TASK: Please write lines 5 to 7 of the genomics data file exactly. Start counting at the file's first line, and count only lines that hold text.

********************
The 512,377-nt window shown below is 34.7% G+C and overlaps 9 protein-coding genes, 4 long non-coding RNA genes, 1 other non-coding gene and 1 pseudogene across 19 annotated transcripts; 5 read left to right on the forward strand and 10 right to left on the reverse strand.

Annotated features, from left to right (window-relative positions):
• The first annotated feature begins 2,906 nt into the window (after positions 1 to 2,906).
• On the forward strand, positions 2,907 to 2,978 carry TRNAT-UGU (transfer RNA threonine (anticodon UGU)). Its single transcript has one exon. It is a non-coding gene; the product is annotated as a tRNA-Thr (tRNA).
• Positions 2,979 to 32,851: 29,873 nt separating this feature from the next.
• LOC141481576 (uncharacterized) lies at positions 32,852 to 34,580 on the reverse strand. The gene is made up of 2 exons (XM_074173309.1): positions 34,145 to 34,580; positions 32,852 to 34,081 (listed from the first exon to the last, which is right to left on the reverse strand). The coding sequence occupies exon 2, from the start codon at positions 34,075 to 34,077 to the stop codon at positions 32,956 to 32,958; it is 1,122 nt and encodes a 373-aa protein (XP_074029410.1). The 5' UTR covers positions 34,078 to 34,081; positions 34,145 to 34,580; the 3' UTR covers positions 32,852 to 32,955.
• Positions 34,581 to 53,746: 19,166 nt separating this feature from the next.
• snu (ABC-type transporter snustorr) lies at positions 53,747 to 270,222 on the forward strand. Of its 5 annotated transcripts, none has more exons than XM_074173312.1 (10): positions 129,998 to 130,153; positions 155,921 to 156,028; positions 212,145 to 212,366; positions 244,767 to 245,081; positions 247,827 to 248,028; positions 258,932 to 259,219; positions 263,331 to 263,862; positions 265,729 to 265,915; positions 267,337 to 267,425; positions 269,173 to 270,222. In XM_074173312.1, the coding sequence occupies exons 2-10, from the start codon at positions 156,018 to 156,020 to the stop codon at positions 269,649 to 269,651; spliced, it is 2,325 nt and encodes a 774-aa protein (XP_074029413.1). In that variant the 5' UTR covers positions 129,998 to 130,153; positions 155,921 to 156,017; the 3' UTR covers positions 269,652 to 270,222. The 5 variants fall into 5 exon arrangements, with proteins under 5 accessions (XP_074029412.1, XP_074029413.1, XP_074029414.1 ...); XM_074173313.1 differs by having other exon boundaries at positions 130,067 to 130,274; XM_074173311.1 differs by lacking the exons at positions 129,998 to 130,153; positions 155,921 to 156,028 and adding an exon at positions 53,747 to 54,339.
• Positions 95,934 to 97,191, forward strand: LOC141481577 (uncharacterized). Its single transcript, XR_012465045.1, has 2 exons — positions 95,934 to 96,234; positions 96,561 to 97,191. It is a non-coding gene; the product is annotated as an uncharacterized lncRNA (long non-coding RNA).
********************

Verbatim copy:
• Positions 2,979 to 32,851: 29,873 nt separating this feature from the next.
• LOC141481576 (uncharacterized) lies at positions 32,852 to 34,580 on the reverse strand. The gene is made up of 2 exons (XM_074173309.1): positions 34,145 to 34,580; positions 32,852 to 34,081 (listed from the first exon to the last, which is right to left on the reverse strand). The coding sequence occupies exon 2, from the start codon at positions 34,075 to 34,077 to the stop codon at positions 32,956 to 32,958; it is 1,122 nt and encodes a 373-aa protein (XP_074029410.1). The 5' UTR covers positions 34,078 to 34,081; positions 34,145 to 34,580; the 3' UTR covers positions 32,852 to 32,955.
• Positions 34,581 to 53,746: 19,166 nt separating this feature from the next.